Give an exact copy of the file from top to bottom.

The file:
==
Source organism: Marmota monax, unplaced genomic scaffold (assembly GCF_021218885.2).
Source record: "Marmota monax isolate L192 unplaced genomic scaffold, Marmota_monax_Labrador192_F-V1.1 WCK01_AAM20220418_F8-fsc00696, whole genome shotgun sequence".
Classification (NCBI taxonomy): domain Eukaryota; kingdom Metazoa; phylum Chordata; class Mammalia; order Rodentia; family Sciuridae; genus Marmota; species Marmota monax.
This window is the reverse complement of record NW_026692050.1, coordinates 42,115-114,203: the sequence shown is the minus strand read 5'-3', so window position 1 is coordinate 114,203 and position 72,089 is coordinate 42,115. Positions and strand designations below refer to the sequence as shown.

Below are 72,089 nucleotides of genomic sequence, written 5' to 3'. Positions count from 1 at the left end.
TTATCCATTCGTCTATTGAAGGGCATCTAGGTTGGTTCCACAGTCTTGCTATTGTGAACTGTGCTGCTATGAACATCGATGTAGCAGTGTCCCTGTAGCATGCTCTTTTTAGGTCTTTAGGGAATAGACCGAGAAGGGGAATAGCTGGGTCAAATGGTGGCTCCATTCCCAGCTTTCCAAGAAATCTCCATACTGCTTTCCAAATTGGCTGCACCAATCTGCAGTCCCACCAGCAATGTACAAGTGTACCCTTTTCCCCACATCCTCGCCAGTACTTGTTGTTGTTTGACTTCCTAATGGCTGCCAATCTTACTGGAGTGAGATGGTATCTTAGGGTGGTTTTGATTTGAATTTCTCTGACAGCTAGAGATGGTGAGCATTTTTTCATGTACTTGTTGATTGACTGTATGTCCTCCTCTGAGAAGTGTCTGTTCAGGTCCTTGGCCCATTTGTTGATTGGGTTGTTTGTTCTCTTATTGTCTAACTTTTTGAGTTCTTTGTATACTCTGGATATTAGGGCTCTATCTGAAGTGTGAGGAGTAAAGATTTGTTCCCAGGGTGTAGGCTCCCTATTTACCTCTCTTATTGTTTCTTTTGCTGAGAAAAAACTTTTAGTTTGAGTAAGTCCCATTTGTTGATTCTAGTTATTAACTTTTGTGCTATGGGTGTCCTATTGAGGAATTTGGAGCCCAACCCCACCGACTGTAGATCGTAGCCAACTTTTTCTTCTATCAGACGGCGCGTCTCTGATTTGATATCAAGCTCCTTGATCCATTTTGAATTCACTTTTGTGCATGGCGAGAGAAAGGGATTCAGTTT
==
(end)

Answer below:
Source organism: Marmota monax, unplaced genomic scaffold (assembly GCF_021218885.2).
Source record: "Marmota monax isolate L192 unplaced genomic scaffold, Marmota_monax_Labrador192_F-V1.1 WCK01_AAM20220418_F8-fsc00696, whole genome shotgun sequence".
Classification (NCBI taxonomy): domain Eukaryota; kingdom Metazoa; phylum Chordata; class Mammalia; order Rodentia; family Sciuridae; genus Marmota; species Marmota monax.
This window is the reverse complement of record NW_026692050.1, coordinates 42,115-114,203: the sequence shown is the minus strand read 5'-3', so window position 1 is coordinate 114,203 and position 72,089 is coordinate 42,115. Positions and strand designations below refer to the sequence as shown.

Below are 72,089 nucleotides of genomic sequence, written 5' to 3'. Positions count from 1 at the left end.
TTATCCATTCGTCTATTGAAGGGCATCTAGGTTGGTTCCACAGTCTTGCTATTGTGAACTGTGCTGCTATGAACATCGATGTAGCAGTGTCCCTGTAGCATGCTCTTTTTAGGTCTTTAGGGAATAGACCGAGAAGGGGAATAGCTGGGTCAAATGGTGGCTCCATTCCCAGCTTTCCAAGAAATCTCCATACTGCTTTCCAAATTGGCTGCACCAATCTGCAGTCCCACCAGCAATGTACAAGTGTACCCTTTTCCCCACATCCTCGCCAGTACTTGTTGTTGTTTGACTTCCTAATGGCTGCCAATCTTACTGGAGTGAGATGGTATCTTAGGGTGGTTTTGATTTGAATTTCTCTGACAGCTAGAGATGGTGAGCATTTTTTCATGTACTTGTTGATTGACTGTATGTCCTCCTCTGAGAAGTGTCTGTTCAGGTCCTTGGCCCATTTGTTGATTGGGTTGTTTGTTCTCTTATTGTCTAACTTTTTGAGTTCTTTGTATACTCTGGATATTAGGGCTCTATCTGAAGTGTGAGGAGTAAAGATTTGTTCCCAGGGTGTAGGCTCCCTATTTACCTCTCTTATTGTTTCTTTTGCTGAGAAAAAACTTTTAGTTTGAGTAAGTCCCATTTGTTGATTCTAGTTATTAACTTTTGTGCTATGGGTGTCCTATTGAGGAATTTGGAGCCCAACCCCACCGACTGTAGATCGTAGCCAACTTTTTCTTCTATCAGACGGCGCGTCTCTGATTTGATATCAAGCTCCTTGATCCATTTTGAATTCACTTTTGTGCATGGCGAGAGAAAGGGATTCAGTTT